August 14, 2009
People don’t think of it as a spectator sport. There are no bleachers, no stadium seating, no admission tickets. And there’s always plenty of room in the parking lot. The sport of Ultimate is a well-kept secret in this area.
The Snowstorm City Ultimate League played every Tuesday this summer. My husband, my parents and I brought folding chairs and sat on the sidelines, amidst the bags of discs and clothing and water jugs and the players who were sitting on the ground, stretching as they waited their turn to sub in.
Boy in Black was captain of a team that included all four of my kids, plus Blonde Niece, some of our extras, and some Boy in Black’s teammates from the Snowstorm University team. It’s fun to watch a team when you know everyone. First Extra and Boy in Black have been friends since first grade, and they can communicate without words. First Extra is a handler, which means he’s good at throwing the disc, and Boy in Black is especially good at cutting, which means running to jump and catch the disc. I'd see First Extra take a quick glance in Boy in Black's direction, and then a split second later the disc would come arching through the air over the heads of other players while Boy in Black leaped to grab it.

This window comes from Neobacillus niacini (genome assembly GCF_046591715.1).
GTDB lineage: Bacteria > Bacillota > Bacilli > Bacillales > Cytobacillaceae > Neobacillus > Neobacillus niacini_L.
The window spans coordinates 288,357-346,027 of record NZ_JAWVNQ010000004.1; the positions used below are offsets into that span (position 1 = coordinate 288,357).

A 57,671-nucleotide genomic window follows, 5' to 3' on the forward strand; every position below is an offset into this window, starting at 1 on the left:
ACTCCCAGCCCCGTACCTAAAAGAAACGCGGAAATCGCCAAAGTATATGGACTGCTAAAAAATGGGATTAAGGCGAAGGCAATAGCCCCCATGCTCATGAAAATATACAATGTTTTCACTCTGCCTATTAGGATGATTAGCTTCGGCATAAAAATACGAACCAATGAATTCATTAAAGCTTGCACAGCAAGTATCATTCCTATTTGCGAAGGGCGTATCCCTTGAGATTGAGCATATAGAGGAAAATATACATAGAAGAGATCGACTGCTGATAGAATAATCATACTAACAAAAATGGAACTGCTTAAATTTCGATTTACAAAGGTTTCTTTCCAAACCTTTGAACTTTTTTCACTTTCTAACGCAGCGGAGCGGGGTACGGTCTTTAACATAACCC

Ultimate is an exciting game to watch. It’s fast-moving, so that there’s always something to see. Players make spectacular dives to catch a disc. Ultimate is about a million times more exciting than softball, a sport that is so slow-moving that I’ve never been able to watch for more than an inning. Because Ultimate is self-officiated, you never have to wait for an umpire or a referee: almost everything gets settled with just a few words.
“Foul!” one player will yell.
The player on the other team will shrug: “No contest.”
And then the disc is back in play ….
My son With-a-Why was the youngest player in the league -- the only player who ever sat on his mother's lap when he was subbing out -- and Boy in Black’s team was definitely the young team in the group. But playing against more experienced players challenged them, and it was great to see them improve as the summer went on. On the sidelines, I could often hear the more experienced players talking to younger players, giving them advice and encouragement even when they were on opposite teams. Listening to the players joke around with each other and yell stuff to their teammates was almost as much fun as watching the game itself.
In both photos, the kid in the bright pink bandana is Boy in Black. He wears that same pink bandana every time he plays Ultimate. In the top photo, he's doing an offensive layout, a dive to catch the disc and score. The boy with the flourescent yellow shorts, black shirt, and curly ponytail is Shaggy Hair Boy. You can't see my daughter in the huddle -- she must be on the other side -- but that blonde ponytail belongs to Blonde Niece. And the kid dressed all in purple, who is almost as tall as the other players now? That's With-a-Why, who is no longer a little boy ....
Posted by jo(e)